As the semiconductor industry proceeds to develop ever better sources of extreme ultraviolet (EUV) light for photolithography applications, two distinct technologies have come to prominence: Tin-plasma and free electron laser (FEL) sources. Tin plasma sources have been in development within the industry for many years, and have been widely reported. Meanwhile, FELs represent the most promising alternative to create high power EUV frequencies and, while tin-plasma source development has been ongoing, such lasers have been continuously developed by academic institutions for use in fundamental research programmes in conjunction with universities and national scientific institutions. This paper follows developments in the field of academic FELs, and presents information regarding novel technologies, specifically in the area of RF design strategy, that may be incorporated into future industrial FEL systems for EUV lithography in order to minimize the necessary investment and operational costs. It goes on to try to assess the cost-benefit of an alternate RF design strategy, based upon previous studies.
A Free Electron Laser (FEL) is a highly coherent, highly collimated light source capable of creating extremely high
power beams of precisely controlled wavelengths. The semiconductor industry is currently examining these as sources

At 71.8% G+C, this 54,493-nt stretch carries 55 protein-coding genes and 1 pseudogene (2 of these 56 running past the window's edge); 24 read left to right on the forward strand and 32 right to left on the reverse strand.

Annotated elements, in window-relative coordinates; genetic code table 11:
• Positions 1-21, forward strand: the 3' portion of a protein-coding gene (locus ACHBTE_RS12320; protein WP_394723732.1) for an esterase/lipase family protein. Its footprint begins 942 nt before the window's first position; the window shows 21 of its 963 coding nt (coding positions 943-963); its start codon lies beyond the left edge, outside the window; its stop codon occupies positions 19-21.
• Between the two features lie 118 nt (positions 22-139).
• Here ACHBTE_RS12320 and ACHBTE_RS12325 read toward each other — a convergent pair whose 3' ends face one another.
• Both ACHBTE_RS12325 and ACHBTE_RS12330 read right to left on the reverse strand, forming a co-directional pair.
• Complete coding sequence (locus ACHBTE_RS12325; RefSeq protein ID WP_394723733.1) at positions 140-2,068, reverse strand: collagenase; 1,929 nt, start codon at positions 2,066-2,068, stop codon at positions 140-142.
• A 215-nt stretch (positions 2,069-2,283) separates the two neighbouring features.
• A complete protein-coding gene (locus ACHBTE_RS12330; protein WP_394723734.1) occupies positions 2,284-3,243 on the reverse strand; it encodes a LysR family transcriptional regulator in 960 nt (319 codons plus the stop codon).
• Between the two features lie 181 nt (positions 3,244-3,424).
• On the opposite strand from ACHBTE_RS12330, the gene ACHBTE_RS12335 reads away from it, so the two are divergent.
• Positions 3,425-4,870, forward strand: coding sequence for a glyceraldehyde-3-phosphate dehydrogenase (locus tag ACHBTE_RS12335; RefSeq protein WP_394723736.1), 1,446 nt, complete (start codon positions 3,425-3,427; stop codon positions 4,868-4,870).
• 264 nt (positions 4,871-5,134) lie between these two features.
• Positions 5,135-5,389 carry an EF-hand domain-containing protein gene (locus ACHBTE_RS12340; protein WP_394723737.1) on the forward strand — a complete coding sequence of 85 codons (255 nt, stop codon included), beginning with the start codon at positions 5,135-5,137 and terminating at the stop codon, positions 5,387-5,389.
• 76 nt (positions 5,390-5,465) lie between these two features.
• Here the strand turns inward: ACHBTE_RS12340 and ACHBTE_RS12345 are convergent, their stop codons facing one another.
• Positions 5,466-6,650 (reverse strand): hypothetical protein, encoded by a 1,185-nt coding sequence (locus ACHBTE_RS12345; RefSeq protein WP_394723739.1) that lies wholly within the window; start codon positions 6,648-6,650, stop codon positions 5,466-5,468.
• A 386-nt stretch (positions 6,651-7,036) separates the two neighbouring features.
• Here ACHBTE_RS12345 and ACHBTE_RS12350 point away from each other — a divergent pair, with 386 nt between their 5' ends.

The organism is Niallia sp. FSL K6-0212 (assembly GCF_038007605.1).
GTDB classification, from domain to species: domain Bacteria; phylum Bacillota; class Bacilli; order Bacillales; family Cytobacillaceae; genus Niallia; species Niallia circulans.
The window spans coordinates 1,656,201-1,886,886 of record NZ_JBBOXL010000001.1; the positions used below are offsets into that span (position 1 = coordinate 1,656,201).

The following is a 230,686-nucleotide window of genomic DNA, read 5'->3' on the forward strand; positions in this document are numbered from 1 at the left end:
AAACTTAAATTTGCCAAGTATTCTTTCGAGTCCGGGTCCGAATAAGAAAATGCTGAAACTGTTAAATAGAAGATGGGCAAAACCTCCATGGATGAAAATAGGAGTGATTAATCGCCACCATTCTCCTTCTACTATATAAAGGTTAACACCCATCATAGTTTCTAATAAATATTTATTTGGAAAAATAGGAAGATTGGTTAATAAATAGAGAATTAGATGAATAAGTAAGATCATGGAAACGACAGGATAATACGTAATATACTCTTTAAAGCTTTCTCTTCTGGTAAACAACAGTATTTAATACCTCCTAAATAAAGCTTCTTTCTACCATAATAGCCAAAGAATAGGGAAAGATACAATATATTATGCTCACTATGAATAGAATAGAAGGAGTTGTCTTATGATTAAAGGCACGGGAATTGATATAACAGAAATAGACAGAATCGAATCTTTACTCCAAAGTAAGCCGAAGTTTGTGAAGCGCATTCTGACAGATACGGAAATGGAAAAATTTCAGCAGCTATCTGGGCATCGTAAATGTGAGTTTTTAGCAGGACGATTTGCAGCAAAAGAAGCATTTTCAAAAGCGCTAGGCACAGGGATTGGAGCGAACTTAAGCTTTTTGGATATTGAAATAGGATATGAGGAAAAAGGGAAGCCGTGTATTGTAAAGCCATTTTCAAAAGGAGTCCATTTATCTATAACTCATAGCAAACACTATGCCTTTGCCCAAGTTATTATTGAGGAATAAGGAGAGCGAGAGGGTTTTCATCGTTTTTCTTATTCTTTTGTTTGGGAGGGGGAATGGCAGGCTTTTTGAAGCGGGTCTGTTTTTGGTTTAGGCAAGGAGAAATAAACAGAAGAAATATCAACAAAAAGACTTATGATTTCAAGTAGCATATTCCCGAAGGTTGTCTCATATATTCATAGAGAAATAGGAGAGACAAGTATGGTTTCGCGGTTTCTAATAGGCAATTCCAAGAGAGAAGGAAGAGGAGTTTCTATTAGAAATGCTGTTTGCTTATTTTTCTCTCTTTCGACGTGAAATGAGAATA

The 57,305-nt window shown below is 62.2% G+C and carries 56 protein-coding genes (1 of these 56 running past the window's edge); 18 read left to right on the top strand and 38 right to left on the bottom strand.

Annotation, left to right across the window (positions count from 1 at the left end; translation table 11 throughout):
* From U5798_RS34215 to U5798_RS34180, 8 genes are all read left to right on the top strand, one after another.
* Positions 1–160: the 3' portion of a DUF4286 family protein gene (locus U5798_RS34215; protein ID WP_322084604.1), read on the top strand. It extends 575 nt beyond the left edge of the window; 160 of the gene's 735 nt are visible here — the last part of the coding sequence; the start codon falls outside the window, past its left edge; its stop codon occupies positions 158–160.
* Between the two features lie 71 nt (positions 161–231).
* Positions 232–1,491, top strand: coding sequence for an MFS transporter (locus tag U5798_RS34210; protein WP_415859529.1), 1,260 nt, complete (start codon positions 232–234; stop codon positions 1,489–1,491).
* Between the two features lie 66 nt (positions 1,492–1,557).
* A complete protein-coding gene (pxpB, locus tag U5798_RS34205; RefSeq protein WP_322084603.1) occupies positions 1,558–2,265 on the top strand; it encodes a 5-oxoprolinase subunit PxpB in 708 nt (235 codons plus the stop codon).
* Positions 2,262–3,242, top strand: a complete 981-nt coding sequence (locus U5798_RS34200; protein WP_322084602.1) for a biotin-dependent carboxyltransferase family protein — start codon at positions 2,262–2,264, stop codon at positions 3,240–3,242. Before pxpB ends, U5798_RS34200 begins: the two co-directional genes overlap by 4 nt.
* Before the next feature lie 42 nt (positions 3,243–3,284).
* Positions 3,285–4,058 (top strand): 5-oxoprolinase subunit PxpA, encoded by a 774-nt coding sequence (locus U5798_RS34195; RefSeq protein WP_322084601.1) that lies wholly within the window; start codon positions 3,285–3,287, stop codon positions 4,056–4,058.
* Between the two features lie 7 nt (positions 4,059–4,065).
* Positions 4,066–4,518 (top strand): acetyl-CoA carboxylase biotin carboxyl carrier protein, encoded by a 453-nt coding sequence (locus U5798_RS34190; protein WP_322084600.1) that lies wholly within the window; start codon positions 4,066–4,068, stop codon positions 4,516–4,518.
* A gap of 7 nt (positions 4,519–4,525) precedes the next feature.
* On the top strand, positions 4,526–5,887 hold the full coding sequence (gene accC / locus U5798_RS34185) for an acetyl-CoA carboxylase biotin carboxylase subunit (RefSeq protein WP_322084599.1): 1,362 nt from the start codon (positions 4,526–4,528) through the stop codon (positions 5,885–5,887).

extreme ultraviolet (EUV) light for photolithography applications. An important factor to achieve high quality FEL
emission is the careful development of the amplifying RF system as a complete integrated unit, considering each
component as part of the amplification chain to maximise RF stability and FEL beam quality. In this paper we review
methods to optimise RF amplifier systems without compromising on output stability, compare solid-state with tube based
technologies, and discuss the state-of-the-art in RF amplifier technology, highlighting recent case studies. We conclude
by examining the benefits of integrated systems and highlight the solutions offered by available technologies to a range
of technological challenges, in order to design and build the best possible systems with maximum possible efficiency for
the demanding requirements of the semiconductor industry.